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I created an ssh key with the command ssh-keygen -t rsa -b 4096 -C "myname@myemail.com".

I put a passphrase.

It created two files : id_rsa and id_rsa.pub .

I am surprised because, when I do less id_rsa , I can read the key without there being a request for my passphrase. There is no word "encrypted" in the text.

I thought it was possible because the passphrase was not requested for me and only me but, if I copy the id_rsa file in the /home of another user, the result is the same: this user can see the key and the word "encrypted" does not appear.

I specify that I had to give reading rights with chmod but I don't understand: why the passphrase is not requested?

Thank you a lot!

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    "... There is no word "encrypted" in the text...." - strange. If I use this command and enter a passphrase when generating the key then the beginning of the key file looks like this -----BEGIN RSA PRIVATE KEY-----\n Proc-Type: 4,ENCRYPTED, i.e. there is a clear sign that the key is encrypted. Of course it will ask for the passphrase only when the key needs to be used and not when viewing the encrypted key with less since the key is encrypted and not the key file. – Steffen Ullrich Nov 29 '19 at 16:47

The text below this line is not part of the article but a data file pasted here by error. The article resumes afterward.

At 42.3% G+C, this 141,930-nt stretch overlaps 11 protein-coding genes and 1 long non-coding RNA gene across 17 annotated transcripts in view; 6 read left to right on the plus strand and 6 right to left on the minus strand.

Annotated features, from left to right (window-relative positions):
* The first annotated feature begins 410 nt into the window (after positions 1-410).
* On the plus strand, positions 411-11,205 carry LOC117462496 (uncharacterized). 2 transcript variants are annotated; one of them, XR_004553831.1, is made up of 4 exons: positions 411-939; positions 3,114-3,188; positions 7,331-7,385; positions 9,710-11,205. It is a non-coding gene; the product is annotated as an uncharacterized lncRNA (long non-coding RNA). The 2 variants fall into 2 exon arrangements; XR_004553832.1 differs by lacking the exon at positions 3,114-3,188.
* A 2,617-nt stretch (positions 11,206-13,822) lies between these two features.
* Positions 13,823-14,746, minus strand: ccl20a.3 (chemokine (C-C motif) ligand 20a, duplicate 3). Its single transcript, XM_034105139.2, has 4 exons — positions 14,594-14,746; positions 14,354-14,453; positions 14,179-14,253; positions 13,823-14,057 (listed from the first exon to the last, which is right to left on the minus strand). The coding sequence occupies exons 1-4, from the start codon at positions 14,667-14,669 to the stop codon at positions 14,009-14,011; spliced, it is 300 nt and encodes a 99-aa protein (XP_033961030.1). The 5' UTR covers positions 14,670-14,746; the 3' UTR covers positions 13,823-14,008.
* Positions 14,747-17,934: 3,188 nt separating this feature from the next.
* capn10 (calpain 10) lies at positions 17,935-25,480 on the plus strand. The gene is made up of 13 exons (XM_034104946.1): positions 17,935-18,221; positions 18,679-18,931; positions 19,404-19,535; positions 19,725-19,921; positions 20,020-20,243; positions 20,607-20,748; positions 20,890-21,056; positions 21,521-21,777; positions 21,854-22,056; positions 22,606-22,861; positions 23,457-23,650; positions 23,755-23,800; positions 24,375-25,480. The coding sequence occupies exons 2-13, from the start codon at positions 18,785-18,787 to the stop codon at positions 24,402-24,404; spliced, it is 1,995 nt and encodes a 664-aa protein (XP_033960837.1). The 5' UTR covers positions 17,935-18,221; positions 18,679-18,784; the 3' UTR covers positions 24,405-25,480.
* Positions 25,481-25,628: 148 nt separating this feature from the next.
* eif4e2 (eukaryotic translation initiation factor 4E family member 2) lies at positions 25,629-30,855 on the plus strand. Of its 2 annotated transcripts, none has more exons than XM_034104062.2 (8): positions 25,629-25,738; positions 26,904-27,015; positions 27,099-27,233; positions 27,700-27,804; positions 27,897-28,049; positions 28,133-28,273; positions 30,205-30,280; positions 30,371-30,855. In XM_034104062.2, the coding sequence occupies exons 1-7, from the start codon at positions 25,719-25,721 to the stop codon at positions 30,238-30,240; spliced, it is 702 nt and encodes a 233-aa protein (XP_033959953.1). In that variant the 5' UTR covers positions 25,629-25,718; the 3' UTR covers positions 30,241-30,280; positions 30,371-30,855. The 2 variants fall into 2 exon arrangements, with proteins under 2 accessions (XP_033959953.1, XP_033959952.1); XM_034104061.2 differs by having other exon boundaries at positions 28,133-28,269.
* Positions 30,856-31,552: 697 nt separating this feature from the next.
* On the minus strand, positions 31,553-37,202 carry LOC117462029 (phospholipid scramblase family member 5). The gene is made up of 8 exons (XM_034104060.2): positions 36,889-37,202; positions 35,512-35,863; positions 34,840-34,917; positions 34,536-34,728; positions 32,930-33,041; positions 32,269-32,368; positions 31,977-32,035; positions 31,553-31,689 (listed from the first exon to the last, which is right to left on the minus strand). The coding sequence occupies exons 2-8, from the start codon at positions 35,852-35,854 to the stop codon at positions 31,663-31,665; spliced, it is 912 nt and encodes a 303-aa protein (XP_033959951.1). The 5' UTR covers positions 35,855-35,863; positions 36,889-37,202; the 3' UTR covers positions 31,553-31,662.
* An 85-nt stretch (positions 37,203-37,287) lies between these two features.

• Yes it seemed to me that it should be written Proc-Type: 4,ENCRYPTED, that's what I read on different websites and that's what seems odd to me... If you can read the key with less then security seems reduced, no? – Beretta Nov 29 '19 at 18:32
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    You are confused by the difference between the 'old' formats formerly used by OpenSSH and its 'new' format; most websites (including some Stack Qs) haven't been updated. See security.stackexchange.com/questions/200935/… which by coincidence I was just prompted to improve yesterday – dave_thompson_085 Nov 30 '19 at 4:51
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You don't need the passphrase to read the file, just use it. If you created it with a passphrase then it is encrypted. However, the difference between a private key and an encrypted private key are invisible to the naked eye - both are effectively random bytes/strings.

As a result, you can't necessarily tell that it is encrypted just by looking at the file. You can't use it without the password though, which is the important part.

With older file formats, the presence of a key was visible as you say. The new OpenSSH encrypted private key format does not indicate in a human-readable way whether or not there is a passphrase. Therefore, the easiest way to verify if the file has a passphrase or not is by trying to actually do something with it. As a simple test just run:

ssh-keygen -yf /path/to/private/key

If it asks you for a passphrase then the private key has one. If it doesn't then there is no passphrase.

| improve this answer | |
  • Thank you Conor. I read on different websites that it must be written Proc-Type: 4,ENCRYPTED with a passphrase and i don't understand why it's just BEGIN OPENSSH PRIVATE KEY. I understand what you say about the fact that we can not see if the file is encrypted or not because they are random data. That's why, for me, the word encrypted is important...Is it because it's openssh? – Beretta Nov 29 '19 at 18:39
  • @Beretta see my update – Conor Mancone Nov 29 '19 at 19:08

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